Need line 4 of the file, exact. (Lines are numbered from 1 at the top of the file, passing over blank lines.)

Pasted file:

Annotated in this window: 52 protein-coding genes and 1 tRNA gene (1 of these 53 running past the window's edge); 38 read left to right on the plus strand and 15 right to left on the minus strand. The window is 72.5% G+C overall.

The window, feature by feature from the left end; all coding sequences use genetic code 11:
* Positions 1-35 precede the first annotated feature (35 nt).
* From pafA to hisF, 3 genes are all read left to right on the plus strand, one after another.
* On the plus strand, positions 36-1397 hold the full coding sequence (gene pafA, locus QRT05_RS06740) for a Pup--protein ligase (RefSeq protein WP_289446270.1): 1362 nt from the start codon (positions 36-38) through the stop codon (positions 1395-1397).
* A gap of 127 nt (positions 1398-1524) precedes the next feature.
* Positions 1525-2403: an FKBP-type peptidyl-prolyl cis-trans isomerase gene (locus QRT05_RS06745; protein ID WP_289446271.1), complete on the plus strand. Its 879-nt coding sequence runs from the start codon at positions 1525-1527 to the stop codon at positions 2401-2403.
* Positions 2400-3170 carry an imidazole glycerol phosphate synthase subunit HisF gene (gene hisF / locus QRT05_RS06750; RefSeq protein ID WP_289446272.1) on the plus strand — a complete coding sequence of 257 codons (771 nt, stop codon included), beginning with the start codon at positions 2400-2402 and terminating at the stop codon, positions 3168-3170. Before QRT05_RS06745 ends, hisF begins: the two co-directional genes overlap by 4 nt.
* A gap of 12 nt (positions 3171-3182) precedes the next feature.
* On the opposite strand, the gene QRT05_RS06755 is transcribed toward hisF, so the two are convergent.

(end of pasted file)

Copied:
* From pafA to hisF, 3 genes are all read left to right on the plus strand, one after another.